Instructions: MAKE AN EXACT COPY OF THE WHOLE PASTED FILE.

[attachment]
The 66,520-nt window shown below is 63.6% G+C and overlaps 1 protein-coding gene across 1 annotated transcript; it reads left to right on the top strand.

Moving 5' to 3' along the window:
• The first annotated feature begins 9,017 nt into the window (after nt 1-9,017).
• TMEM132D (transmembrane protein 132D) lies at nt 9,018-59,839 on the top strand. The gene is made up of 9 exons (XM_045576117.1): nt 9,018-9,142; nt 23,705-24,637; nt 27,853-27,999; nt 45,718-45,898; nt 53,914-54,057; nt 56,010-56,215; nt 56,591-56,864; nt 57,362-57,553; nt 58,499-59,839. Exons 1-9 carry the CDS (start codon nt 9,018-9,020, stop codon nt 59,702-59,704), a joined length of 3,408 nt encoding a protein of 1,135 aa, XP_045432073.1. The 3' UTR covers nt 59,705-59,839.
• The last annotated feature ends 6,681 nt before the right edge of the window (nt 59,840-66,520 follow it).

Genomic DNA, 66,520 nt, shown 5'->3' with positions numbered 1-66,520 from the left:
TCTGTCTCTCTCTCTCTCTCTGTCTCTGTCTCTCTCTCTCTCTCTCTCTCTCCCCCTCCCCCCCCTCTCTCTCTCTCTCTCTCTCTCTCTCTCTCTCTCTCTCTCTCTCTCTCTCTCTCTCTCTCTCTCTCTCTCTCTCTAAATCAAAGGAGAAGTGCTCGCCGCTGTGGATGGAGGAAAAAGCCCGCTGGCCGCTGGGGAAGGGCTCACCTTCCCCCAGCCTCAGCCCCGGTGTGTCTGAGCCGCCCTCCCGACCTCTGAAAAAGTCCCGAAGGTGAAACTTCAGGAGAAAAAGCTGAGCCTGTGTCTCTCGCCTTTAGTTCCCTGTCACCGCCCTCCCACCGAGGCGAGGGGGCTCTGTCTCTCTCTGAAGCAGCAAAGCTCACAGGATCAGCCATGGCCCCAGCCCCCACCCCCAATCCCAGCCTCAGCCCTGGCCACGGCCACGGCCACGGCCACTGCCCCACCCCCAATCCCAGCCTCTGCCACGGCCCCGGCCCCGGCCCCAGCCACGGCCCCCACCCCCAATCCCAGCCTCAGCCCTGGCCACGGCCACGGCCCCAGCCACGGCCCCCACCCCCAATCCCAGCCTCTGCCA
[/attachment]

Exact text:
The 66,520-nt window shown below is 63.6% G+C and overlaps 1 protein-coding gene across 1 annotated transcript; it reads left to right on the top strand.

Moving 5' to 3' along the window:
• The first annotated feature begins 9,017 nt into the window (after nt 1-9,017).
• TMEM132D (transmembrane protein 132D) lies at nt 9,018-59,839 on the top strand. The gene is made up of 9 exons (XM_045576117.1): nt 9,018-9,142; nt 23,705-24,637; nt 27,853-27,999; nt 45,718-45,898; nt 53,914-54,057; nt 56,010-56,215; nt 56,591-56,864; nt 57,362-57,553; nt 58,499-59,839. Exons 1-9 carry the CDS (start codon nt 9,018-9,020, stop codon nt 59,702-59,704), a joined length of 3,408 nt encoding a protein of 1,135 aa, XP_045432073.1. The 3' UTR covers nt 59,705-59,839.
• The last annotated feature ends 6,681 nt before the right edge of the window (nt 59,840-66,520 follow it).

Genomic DNA, 66,520 nt, shown 5'->3' with positions numbered 1-66,520 from the left:
TCTGTCTCTCTCTCTCTCTCTGTCTCTGTCTCTCTCTCTCTCTCTCTCTCTCCCCCTCCCCCCCCTCTCTCTCTCTCTCTCTCTCTCTCTCTCTCTCTCTCTCTCTCTCTCTCTCTCTCTCTCTCTCTCTCTCTCTCTCTAAATCAAAGGAGAAGTGCTCGCCGCTGTGGATGGAGGAAAAAGCCCGCTGGCCGCTGGGGAAGGGCTCACCTTCCCCCAGCCTCAGCCCCGGTGTGTCTGAGCCGCCCTCCCGACCTCTGAAAAAGTCCCGAAGGTGAAACTTCAGGAGAAAAAGCTGAGCCTGTGTCTCTCGCCTTTAGTTCCCTGTCACCGCCCTCCCACCGAGGCGAGGGGGCTCTGTCTCTCTCTGAAGCAGCAAAGCTCACAGGATCAGCCATGGCCCCAGCCCCCACCCCCAATCCCAGCCTCAGCCCTGGCCACGGCCACGGCCACGGCCACTGCCCCACCCCCAATCCCAGCCTCTGCCACGGCCCCGGCCCCGGCCCCAGCCACGGCCCCCACCCCCAATCCCAGCCTCAGCCCTGGCCACGGCCACGGCCCCAGCCACGGCCCCCACCCCCAATCCCAGCCTCTGCCA